Yesterday’s Wall Street Journal has a discussion of the 4% rule for retirees, with the observation that it no longer seems to be working. What is the rule? Why is it failing now?
the 4% rule
It’s the product of an extensive study of past securities returns done by a financial planner, William Benger, on his PC during the 1990s. I began to read about the rule a few years later. Every source I looked at cited Mr. Bengen’s work, which as far as I can tell everyone had taken at face value and no one had verified. Weird, but typical of most financial writing. (Mr. Bengen’s work has since been duplicated by several discount brokers.)
The rule is this:
–at retirement, invest 60% of your savings in the S&P 500 and 40% in 10-year Treasuries;
–withdraw 4% of the starting amount in year 1;
–in subsequent years, adjust the prior-year amount for inflation and withdraw that;
–rebalance annually to restore the 60/40 mix.
If you do so, Mr. Bengen concluded, history showed that you had an overwhelming chance that your retirement savings would last at least 30 years.
is it working today?
Not so well. 10-year Treasuries and stocks have both been yielding around 2% for the past half-decade. Therefore, withdrawing 4%+ per year starting around the high point for the S&P 500 in mid-2007 would have meant that your nest egg has shrunk by well over 15%.
The WSJ cites T. Rowe Price as saying that had you started the 4% plan in 2000 (another S&P high point) your portfolio would be down by a third–and your chances of it lasting 30 years under the 4% rule reduced to 29%.
The Journal thinks it’s an issue Mr. Bengen overlooked–that the starting point matters. Begin at the start of a “Lost Decade” for stocks and you’re in trouble. One solution is to withdraw 4% plus the inflation adjustment of the current value of the portfolio, not the starting value. Not so hot for the turn of the century retiree, however..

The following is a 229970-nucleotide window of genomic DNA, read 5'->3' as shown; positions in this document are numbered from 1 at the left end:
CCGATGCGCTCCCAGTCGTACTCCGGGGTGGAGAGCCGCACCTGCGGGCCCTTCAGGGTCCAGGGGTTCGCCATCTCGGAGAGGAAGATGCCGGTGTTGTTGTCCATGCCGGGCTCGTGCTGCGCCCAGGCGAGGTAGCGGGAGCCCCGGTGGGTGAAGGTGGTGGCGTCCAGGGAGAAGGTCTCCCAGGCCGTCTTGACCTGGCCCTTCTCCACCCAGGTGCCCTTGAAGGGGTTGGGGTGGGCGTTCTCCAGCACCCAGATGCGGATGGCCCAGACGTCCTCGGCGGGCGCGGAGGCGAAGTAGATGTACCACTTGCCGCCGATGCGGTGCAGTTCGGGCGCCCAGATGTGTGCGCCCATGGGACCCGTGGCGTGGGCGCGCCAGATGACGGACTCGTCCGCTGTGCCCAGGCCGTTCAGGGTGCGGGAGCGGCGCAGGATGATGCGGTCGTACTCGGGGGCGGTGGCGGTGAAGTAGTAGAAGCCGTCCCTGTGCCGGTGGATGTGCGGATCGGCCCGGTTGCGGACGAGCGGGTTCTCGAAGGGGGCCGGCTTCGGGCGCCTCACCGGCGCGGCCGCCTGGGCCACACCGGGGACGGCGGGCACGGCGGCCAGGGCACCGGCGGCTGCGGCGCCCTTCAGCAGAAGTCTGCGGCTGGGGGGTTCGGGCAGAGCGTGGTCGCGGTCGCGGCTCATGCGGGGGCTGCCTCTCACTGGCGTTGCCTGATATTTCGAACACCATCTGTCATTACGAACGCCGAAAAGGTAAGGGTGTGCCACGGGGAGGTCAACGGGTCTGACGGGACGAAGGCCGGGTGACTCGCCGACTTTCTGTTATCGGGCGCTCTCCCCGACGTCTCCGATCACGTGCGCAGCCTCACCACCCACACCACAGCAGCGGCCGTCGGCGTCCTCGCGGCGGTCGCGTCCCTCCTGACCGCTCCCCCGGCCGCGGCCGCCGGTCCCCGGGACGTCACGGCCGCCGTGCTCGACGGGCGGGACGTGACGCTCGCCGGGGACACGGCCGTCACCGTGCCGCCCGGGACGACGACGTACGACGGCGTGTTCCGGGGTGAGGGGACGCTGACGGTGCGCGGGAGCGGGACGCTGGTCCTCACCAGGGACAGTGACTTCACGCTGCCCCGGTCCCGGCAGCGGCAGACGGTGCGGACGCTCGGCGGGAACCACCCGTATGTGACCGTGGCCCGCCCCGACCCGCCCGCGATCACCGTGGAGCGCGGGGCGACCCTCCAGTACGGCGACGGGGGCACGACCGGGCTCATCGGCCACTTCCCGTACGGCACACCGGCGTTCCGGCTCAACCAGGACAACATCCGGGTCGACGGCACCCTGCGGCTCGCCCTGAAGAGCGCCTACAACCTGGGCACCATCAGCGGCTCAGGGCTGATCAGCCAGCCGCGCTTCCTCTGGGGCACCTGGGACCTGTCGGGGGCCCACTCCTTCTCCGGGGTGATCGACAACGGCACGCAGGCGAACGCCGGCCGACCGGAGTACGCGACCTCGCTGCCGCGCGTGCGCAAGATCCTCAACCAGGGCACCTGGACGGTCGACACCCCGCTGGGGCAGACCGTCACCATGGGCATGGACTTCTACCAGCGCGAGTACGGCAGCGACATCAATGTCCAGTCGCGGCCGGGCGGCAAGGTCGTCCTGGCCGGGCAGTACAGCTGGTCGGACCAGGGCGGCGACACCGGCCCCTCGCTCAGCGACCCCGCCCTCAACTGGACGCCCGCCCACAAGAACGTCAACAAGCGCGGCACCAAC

I have a different take
1. Look at the historical periods Mr. Bengen analyzed. He went from 1926 onward. Up until 1960, the dividend yield on the S&P averaged about 6%. From that point onward until 2000, the yield was never below 3%. As to 10-year Treasuries, yields averaged about 3% before 1960. They were never below 4% subsequently–and reached as high as 15% in 1981.
In other words, unlike today, the interest/dividend payments on the portfolio exceeded the withdrawals almost all the time. This was partly a function of investor attitudes toward risk–early on, stocks were considered a risky kind of bond and so had a higher yield. It was also a function of considerably higher inflation.
Yields were high enough that periodic stock market swoons didn’t make that much difference. Today, risk tolerances and inflation expectations are different.
2. Just as important, in my view, is the conventional economic wisdom that the way to fight economic slumps is to push interest rates below the rate of inflation. This temporarily shifts income away from savers and makes credit cheaper and more available to borrowers, whose extra spending restores economic growth. So retirees get thrown under the bus in support of the common goods.
This time, however, Washington made the economic mess a lot bigger than it should have been. And continuing dysfunction, including failure to address deficit spending, has made recovery much more difficult.
The Baby Boom clearly doesn’t understand the link between Washington failure and Boomers’ diminished retirement prospects. Otherwise, there’d be an uproar about having much more effective national fiscal policy.